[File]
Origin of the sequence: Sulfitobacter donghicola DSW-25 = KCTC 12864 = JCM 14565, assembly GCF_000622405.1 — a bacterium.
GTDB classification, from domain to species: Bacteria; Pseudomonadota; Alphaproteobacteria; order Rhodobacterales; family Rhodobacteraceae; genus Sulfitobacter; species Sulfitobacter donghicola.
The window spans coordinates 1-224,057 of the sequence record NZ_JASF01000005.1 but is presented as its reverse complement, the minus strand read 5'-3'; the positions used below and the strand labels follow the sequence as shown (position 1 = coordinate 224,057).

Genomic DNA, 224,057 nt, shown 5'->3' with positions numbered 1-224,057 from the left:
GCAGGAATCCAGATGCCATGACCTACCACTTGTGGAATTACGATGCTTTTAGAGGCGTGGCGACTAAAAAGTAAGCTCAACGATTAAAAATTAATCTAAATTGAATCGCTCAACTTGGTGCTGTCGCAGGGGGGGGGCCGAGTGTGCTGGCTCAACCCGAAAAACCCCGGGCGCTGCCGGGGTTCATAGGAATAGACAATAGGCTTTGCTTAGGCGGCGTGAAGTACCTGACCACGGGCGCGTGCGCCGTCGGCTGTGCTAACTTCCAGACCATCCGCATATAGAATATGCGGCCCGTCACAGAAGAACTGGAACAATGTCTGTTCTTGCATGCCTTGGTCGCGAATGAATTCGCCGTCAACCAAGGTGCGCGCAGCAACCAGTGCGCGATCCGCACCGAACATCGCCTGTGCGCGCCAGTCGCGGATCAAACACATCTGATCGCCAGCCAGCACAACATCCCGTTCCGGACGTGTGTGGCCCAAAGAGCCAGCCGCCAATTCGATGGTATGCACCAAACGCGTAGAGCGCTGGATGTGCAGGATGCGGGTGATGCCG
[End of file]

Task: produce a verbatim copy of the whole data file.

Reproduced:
Origin of the sequence: Sulfitobacter donghicola DSW-25 = KCTC 12864 = JCM 14565, assembly GCF_000622405.1 — a bacterium.
GTDB classification, from domain to species: Bacteria; Pseudomonadota; Alphaproteobacteria; order Rhodobacterales; family Rhodobacteraceae; genus Sulfitobacter; species Sulfitobacter donghicola.
The window spans coordinates 1-224,057 of the sequence record NZ_JASF01000005.1 but is presented as its reverse complement, the minus strand read 5'-3'; the positions used below and the strand labels follow the sequence as shown (position 1 = coordinate 224,057).

Genomic DNA, 224,057 nt, shown 5'->3' with positions numbered 1-224,057 from the left:
GCAGGAATCCAGATGCCATGACCTACCACTTGTGGAATTACGATGCTTTTAGAGGCGTGGCGACTAAAAAGTAAGCTCAACGATTAAAAATTAATCTAAATTGAATCGCTCAACTTGGTGCTGTCGCAGGGGGGGGGCCGAGTGTGCTGGCTCAACCCGAAAAACCCCGGGCGCTGCCGGGGTTCATAGGAATAGACAATAGGCTTTGCTTAGGCGGCGTGAAGTACCTGACCACGGGCGCGTGCGCCGTCGGCTGTGCTAACTTCCAGACCATCCGCATATAGAATATGCGGCCCGTCACAGAAGAACTGGAACAATGTCTGTTCTTGCATGCCTTGGTCGCGAATGAATTCGCCGTCAACCAAGGTGCGCGCAGCAACCAGTGCGCGATCCGCACCGAACATCGCCTGTGCGCGCCAGTCGCGGATCAAACACATCTGATCGCCAGCCAGCACAACATCCCGTTCCGGACGTGTGTGGCCCAAAGAGCCAGCCGCCAATTCGATGGTATGCACCAAACGCGTAGAGCGCTGGATGTGCAGGATGCGGGTGATGCCG